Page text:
Not many of us could convince our bosses that we’re most efficient when working slowly. But then, we aren’t microprocessors. For decades, researchers have known that processors achieve peak energy efficiency when their transistors operate at very low voltages near the threshold between their on and off states. Unfortunately, the circuits also become unstable at those low voltages. Nevertheless, Intel is trying to apply that research to future products.
The technology is called near-threshold voltage (NTV) computing. In effect, it’s extreme underclocking. PC users are more familiar with overclocking—cranking up the processor’s clock frequency and/or voltage to squeeze out more performance. Although overclocking works, it consumes more power—a small price to pay when we’re hungry for speed.
However, the price isn’t always small. Big data centers are sometimes limited by the electrical grid’s local capacity, and their cooling often gobbles more power than the servers do. At the other end of the spectrum, mobile devices must save energy to lengthen battery life and to keep from becoming too hot to handle.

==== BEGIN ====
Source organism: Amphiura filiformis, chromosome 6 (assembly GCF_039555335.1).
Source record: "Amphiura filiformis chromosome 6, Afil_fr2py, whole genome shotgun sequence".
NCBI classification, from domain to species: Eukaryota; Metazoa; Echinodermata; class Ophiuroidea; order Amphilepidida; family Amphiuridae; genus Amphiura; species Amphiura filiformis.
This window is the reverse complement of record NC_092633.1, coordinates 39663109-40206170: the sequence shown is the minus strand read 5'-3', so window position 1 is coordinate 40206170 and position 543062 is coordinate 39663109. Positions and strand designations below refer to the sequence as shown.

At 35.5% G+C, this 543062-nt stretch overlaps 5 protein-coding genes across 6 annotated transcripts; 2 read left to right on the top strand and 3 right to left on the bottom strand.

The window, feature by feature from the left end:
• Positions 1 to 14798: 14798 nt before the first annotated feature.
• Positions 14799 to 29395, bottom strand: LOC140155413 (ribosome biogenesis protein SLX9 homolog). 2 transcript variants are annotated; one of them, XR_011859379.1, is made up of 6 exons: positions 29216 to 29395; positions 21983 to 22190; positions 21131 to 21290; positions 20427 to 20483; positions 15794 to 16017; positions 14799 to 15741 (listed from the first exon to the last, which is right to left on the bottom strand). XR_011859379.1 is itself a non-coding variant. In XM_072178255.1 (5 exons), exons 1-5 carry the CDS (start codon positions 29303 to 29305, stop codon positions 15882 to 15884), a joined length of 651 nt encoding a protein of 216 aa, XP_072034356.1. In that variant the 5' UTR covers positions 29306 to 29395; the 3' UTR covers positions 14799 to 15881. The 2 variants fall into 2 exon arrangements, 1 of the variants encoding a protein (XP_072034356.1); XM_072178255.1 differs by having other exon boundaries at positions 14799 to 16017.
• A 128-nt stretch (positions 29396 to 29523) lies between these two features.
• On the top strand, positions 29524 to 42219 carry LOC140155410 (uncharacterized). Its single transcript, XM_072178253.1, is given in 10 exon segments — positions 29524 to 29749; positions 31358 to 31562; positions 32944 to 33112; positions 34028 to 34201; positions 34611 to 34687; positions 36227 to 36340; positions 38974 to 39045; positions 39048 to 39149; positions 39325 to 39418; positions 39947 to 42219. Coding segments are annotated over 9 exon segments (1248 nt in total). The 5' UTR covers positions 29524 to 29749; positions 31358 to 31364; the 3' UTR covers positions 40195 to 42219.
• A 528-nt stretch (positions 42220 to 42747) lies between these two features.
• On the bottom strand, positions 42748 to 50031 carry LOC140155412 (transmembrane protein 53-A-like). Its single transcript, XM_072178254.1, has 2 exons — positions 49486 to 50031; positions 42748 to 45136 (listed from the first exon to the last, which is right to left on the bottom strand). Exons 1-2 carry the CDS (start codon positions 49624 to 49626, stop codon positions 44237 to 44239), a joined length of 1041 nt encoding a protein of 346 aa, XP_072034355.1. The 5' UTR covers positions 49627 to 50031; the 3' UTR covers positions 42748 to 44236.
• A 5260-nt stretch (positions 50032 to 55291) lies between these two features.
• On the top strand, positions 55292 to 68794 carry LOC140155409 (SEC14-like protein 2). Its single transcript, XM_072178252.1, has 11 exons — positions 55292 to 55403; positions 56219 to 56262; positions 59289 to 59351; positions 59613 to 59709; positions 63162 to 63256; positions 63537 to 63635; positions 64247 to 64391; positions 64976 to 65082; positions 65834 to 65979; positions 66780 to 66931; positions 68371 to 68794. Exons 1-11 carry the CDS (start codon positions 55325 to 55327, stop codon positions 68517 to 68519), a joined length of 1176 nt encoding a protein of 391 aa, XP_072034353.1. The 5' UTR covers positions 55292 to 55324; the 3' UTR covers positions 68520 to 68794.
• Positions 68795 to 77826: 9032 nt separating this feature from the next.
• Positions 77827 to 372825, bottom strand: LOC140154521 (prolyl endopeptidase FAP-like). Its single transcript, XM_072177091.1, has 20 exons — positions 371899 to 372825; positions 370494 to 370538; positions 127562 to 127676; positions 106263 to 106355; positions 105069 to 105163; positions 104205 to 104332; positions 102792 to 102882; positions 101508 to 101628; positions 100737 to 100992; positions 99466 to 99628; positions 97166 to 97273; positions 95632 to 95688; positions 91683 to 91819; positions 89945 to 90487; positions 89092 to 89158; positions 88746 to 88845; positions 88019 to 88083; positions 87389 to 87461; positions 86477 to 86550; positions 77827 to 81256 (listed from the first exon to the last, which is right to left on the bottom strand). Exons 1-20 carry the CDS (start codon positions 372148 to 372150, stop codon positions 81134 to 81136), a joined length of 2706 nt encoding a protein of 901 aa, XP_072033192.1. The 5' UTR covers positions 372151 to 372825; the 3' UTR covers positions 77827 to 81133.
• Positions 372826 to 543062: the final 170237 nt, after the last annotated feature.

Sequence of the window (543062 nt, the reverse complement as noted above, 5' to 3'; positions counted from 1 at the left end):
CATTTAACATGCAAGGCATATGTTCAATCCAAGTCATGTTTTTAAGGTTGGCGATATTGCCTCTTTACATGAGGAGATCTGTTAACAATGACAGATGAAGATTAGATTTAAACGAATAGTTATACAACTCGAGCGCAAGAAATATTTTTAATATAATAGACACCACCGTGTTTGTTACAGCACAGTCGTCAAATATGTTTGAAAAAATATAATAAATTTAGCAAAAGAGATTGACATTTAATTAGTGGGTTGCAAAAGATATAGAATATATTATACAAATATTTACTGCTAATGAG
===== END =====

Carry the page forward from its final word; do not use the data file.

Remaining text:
Today’s processors can’t operate much below 1.0V. Intel has an experimental x86 processor (Claremont) rumored to work at 0.6–0.7V. Although that difference may seem tiny, it’s actually huge. Intel says the chip remains fully active (not in sleep mode) while sipping less than 10 milliwatts—low enough to run on a small solar cell.
The sacrifice is raw performance. Clock speed drops dramatically, but power efficiency (performance per watt) is five times higher. When more performance is needed, boosting the voltage drives the processor to its full clock speed.
Future processors could run some or all CPU cores at NTV levels most of the time. Stabilizing the circuits requires fine-tuning, though. With its own fabs, Intel has a potential advantage over competitors that outsource manufacturing to independent foundries.